Social Media.

• Maintain, manage, and promote the organization's blog. This may include market intelligence (which is shared with the public relations team), but primarily consists of content development and content distribution that adds value for customers. While blogs are presentation oriented, they do provide for two-way communication.

• Maintain, manage, and develop the organization's social networks. This includes online programs and information sharing that nurtures true engagement and two-way communication in real time. It may also include identifying forums beyond popular social networks where people ask questions that need to be answered. And, in this model, we allowed for advertising support specifically designed to drive customers toward networks where they can be engaged.

• Blogger outreach occurs directly and indirectly as bloggers may source content from the organization's blog or develop relationships with the social media team via any number of social networks. The benefit for the public relations team is that a social media team can determine which bloggers have information requests or require support more like a journalist.

Shared Functions.

• Blogger outreach, as mentioned above, works best with a public relations driven communication plan when the function is shared by public relations and social media. In effect, this approach allows the social media team to meet the daily needs (and recognition) of bloggers while referring bloggers with special needs (such as an interview request) to the public relations team.

• Since social media is its own environment, communication tends to be fluid. Journalists don't alway find stories via press releases or pitches. Story ideas and angles might develop from reading industry blogs, reading the organization's blog, or because most journalists are also members of various social networks.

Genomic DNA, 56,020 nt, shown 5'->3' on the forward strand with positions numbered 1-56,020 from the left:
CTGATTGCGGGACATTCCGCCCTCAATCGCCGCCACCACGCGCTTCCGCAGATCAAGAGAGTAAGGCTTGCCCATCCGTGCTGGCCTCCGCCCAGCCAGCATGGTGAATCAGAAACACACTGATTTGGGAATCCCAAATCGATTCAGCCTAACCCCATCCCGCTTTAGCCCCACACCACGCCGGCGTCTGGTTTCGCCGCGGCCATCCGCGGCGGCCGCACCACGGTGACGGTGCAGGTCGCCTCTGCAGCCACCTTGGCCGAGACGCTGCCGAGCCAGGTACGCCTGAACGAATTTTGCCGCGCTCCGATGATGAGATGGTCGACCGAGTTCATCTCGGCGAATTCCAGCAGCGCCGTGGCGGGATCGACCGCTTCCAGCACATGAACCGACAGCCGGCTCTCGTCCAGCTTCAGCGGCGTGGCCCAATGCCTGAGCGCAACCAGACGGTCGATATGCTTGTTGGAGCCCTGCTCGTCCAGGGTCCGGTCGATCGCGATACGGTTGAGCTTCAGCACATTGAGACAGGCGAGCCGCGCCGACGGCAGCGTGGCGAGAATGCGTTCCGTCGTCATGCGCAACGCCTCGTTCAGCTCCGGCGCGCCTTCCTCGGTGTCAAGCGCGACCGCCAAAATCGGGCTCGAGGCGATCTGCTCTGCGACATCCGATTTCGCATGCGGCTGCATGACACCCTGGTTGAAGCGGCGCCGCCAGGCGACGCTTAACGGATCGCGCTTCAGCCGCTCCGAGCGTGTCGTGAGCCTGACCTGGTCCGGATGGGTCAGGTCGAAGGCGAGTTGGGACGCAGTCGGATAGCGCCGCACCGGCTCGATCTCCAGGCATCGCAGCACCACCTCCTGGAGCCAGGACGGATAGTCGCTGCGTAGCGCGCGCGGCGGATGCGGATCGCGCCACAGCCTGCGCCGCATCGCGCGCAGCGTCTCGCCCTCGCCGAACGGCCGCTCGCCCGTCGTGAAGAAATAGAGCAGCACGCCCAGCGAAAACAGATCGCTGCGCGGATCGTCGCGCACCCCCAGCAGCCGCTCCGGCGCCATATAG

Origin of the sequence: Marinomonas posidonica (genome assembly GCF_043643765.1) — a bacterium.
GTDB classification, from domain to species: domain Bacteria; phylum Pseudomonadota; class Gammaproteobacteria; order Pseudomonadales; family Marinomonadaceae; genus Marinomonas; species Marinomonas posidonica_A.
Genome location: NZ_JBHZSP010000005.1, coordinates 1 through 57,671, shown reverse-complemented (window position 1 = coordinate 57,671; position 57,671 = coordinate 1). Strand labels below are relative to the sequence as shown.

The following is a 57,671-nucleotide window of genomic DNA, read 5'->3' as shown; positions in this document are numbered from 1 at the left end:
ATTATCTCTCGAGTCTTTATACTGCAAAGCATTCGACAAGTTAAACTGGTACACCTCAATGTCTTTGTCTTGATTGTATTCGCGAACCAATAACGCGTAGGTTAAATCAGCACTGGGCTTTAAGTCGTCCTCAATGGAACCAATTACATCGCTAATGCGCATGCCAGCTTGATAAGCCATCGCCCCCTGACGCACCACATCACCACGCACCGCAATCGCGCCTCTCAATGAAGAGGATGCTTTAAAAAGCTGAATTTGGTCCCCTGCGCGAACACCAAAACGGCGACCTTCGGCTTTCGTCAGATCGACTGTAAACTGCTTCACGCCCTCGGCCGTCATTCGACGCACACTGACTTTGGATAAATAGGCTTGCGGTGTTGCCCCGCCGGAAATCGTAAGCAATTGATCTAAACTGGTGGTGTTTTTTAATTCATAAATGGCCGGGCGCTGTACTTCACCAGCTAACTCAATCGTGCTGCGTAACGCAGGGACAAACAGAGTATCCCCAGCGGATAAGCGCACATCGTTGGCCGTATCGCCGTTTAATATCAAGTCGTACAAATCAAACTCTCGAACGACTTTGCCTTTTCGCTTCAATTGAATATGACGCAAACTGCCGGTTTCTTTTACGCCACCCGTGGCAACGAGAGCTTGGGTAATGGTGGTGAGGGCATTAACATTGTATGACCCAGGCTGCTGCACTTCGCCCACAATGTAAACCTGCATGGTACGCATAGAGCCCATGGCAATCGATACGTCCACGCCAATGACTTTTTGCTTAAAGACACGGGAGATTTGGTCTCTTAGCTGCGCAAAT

• Research is also a shared function of both teams. While public relations has an obligation to track and analyze trends within specific markets, publics, or industries, social media professionals also track and analyze trends and sentiment via networks, blogs, and search engines.

Model Summation.

In summation, this model represents an approach to communication that allows for a series of direct and indirect one-way and two-way communication streams and engagement opportunities. The end result of an integrated strategy, assuming the communication is consistent, allows for a message to reach the public from multiple sources, provide multiple opportunities to verify or validate that message, and encourages direct engagement for the long term.

This is a much more powerful approach than traditional public relations models, especially in regard to media relations. Traditionally, companies relied on their brand, the reputation/relationship of their public relations firm, and the objective or biased reporting of a journalist to reach the public. If mistrust occurred at any point in this linear stream, the organization could be damaged for the life of the story or, in some cases, permanently.